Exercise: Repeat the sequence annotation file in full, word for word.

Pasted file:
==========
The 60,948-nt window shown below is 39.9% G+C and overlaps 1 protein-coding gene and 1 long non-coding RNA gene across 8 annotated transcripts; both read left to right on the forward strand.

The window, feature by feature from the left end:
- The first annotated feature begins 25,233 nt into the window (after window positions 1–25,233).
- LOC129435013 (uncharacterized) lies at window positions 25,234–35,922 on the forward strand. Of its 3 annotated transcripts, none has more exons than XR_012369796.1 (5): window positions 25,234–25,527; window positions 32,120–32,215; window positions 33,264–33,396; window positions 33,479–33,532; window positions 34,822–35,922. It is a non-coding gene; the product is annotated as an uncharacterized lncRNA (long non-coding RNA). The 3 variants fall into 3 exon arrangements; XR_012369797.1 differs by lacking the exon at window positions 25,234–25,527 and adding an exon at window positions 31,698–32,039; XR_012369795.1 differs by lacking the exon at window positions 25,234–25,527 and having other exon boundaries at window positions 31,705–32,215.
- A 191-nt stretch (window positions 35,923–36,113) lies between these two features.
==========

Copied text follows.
The 60,948-nt window shown below is 39.9% G+C and overlaps 1 protein-coding gene and 1 long non-coding RNA gene across 8 annotated transcripts; both read left to right on the forward strand.

The window, feature by feature from the left end:
- The first annotated feature begins 25,233 nt into the window (after window positions 1–25,233).
- LOC129435013 (uncharacterized) lies at window positions 25,234–35,922 on the forward strand. Of its 3 annotated transcripts, none has more exons than XR_012369796.1 (5): window positions 25,234–25,527; window positions 32,120–32,215; window positions 33,264–33,396; window positions 33,479–33,532; window positions 34,822–35,922. It is a non-coding gene; the product is annotated as an uncharacterized lncRNA (long non-coding RNA). The 3 variants fall into 3 exon arrangements; XR_012369797.1 differs by lacking the exon at window positions 25,234–25,527 and adding an exon at window positions 31,698–32,039; XR_012369795.1 differs by lacking the exon at window positions 25,234–25,527 and having other exon boundaries at window positions 31,705–32,215.
- A 191-nt stretch (window positions 35,923–36,113) lies between these two features.